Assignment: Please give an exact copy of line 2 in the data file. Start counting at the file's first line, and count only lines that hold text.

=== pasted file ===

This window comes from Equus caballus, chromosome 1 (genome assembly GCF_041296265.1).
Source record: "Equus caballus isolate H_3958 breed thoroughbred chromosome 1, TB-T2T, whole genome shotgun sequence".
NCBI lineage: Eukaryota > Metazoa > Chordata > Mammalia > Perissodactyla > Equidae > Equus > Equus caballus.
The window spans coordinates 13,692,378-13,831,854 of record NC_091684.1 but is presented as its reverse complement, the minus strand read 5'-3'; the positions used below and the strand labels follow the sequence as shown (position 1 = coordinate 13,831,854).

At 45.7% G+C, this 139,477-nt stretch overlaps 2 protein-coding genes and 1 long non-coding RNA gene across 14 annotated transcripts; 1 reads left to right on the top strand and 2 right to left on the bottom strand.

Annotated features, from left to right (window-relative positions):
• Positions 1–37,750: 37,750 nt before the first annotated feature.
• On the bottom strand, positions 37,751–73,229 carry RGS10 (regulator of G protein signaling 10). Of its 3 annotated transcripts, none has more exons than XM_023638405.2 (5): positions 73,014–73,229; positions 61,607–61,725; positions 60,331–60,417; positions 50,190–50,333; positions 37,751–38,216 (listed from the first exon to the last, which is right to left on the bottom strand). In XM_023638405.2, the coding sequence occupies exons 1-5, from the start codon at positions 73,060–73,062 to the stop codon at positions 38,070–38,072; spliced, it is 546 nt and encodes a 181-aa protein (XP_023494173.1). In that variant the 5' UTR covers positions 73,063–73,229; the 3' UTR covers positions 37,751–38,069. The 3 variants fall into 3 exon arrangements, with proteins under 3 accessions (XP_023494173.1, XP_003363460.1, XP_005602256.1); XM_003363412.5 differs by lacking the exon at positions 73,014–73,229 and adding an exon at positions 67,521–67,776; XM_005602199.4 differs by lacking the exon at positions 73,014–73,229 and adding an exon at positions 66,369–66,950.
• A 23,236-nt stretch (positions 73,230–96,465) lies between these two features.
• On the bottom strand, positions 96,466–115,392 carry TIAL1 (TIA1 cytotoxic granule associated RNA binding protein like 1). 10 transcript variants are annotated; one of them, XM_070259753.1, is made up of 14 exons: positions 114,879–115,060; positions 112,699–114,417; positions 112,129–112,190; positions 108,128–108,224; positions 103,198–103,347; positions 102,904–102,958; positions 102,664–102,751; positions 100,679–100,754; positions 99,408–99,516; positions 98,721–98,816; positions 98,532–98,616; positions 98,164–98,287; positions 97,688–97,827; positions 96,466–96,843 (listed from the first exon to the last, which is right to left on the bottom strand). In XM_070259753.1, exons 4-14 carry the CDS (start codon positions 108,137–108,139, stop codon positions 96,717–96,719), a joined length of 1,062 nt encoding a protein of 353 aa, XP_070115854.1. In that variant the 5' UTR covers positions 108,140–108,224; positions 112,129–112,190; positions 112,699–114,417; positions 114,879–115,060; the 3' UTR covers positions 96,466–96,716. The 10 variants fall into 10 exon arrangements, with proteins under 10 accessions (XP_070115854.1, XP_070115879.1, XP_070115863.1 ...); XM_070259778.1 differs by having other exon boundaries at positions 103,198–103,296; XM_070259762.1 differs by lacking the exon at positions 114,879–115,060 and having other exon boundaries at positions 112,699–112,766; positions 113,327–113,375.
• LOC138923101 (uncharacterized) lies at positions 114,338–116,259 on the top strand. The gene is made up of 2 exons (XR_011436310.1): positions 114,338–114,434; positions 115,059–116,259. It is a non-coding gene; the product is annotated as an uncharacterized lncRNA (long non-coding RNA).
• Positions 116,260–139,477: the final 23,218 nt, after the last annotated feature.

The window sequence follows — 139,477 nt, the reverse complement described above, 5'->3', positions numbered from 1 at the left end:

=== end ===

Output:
Source record: "Equus caballus isolate H_3958 breed thoroughbred chromosome 1, TB-T2T, whole genome shotgun sequence".